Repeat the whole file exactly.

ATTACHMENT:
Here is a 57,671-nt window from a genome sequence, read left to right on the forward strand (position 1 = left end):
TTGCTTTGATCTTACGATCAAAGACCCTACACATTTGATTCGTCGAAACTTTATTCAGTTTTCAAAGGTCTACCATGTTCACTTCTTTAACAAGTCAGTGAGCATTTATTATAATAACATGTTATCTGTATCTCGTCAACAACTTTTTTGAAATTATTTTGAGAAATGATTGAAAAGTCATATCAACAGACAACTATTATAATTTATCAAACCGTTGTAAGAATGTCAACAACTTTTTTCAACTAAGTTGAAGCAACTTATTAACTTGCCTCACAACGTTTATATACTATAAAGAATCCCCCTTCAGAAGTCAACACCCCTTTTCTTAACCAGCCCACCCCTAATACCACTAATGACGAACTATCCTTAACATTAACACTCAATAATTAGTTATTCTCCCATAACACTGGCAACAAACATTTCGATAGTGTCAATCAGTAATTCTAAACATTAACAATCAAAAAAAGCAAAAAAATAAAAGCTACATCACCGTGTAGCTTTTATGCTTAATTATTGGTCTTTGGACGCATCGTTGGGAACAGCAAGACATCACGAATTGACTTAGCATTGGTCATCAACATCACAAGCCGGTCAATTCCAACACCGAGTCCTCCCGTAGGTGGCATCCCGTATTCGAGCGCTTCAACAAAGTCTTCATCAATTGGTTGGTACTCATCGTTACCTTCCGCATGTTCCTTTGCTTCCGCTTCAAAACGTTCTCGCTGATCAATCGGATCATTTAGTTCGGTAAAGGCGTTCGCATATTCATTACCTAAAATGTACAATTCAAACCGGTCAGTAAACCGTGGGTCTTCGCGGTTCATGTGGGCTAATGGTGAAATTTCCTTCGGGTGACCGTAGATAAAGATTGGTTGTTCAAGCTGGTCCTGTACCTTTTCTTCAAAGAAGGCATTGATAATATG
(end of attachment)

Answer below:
Here is a 57,671-nt window from a genome sequence, read left to right on the forward strand (position 1 = left end):
TTGCTTTGATCTTACGATCAAAGACCCTACACATTTGATTCGTCGAAACTTTATTCAGTTTTCAAAGGTCTACCATGTTCACTTCTTTAACAAGTCAGTGAGCATTTATTATAATAACATGTTATCTGTATCTCGTCAACAACTTTTTTGAAATTATTTTGAGAAATGATTGAAAAGTCATATCAACAGACAACTATTATAATTTATCAAACCGTTGTAAGAATGTCAACAACTTTTTTCAACTAAGTTGAAGCAACTTATTAACTTGCCTCACAACGTTTATATACTATAAAGAATCCCCCTTCAGAAGTCAACACCCCTTTTCTTAACCAGCCCACCCCTAATACCACTAATGACGAACTATCCTTAACATTAACACTCAATAATTAGTTATTCTCCCATAACACTGGCAACAAACATTTCGATAGTGTCAATCAGTAATTCTAAACATTAACAATCAAAAAAAGCAAAAAAATAAAAGCTACATCACCGTGTAGCTTTTATGCTTAATTATTGGTCTTTGGACGCATCGTTGGGAACAGCAAGACATCACGAATTGACTTAGCATTGGTCATCAACATCACAAGCCGGTCAATTCCAACACCGAGTCCTCCCGTAGGTGGCATCCCGTATTCGAGCGCTTCAACAAAGTCTTCATCAATTGGTTGGTACTCATCGTTACCTTCCGCATGTTCCTTTGCTTCCGCTTCAAAACGTTCTCGCTGATCAATCGGATCATTTAGTTCGGTAAAGGCGTTCGCATATTCATTACCTAAAATGTACAATTCAAACCGGTCAGTAAACCGTGGGTCTTCGCGGTTCATGTGGGCTAATGGTGAAATTTCCTTCGGGTGACCGTAGATAAAGATTGGTTGTTCAAGCTGGTCCTGTACCTTTTCTTCAAAGAAGGCATTGATAATATG